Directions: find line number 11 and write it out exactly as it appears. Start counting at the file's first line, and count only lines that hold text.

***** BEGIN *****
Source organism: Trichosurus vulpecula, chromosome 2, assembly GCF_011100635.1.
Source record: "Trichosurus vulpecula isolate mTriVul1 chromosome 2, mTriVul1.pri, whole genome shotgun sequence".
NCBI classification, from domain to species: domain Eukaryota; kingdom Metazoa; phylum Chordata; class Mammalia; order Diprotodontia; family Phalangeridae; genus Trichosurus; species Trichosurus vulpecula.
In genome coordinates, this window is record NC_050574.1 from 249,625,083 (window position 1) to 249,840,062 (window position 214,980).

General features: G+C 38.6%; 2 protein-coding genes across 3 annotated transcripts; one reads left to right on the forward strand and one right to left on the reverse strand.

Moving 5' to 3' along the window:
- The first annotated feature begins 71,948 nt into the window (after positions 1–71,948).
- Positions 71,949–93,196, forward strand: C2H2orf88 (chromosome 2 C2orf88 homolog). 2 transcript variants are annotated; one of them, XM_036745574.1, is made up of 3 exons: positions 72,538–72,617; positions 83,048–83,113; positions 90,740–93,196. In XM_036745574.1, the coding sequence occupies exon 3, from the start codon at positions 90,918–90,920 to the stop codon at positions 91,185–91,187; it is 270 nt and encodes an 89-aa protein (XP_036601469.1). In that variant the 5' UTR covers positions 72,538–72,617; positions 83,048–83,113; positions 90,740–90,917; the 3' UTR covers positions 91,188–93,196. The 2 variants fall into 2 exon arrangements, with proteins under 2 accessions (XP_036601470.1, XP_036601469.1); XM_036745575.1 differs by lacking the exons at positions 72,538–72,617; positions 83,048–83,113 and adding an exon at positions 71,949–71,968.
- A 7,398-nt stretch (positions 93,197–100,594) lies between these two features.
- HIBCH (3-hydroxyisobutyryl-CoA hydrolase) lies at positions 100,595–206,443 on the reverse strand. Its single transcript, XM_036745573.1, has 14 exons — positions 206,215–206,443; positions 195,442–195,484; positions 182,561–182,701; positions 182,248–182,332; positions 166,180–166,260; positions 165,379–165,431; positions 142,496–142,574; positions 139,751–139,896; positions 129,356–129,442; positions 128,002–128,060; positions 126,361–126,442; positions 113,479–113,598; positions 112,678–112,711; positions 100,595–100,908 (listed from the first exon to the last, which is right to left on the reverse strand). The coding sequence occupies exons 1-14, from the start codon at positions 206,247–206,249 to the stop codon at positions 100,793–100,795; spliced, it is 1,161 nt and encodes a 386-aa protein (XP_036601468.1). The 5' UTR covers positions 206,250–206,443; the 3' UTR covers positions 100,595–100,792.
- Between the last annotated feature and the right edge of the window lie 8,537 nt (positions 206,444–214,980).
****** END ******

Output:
- Between the last annotated feature and the right edge of the window lie 8,537 nt (positions 206,444–214,980).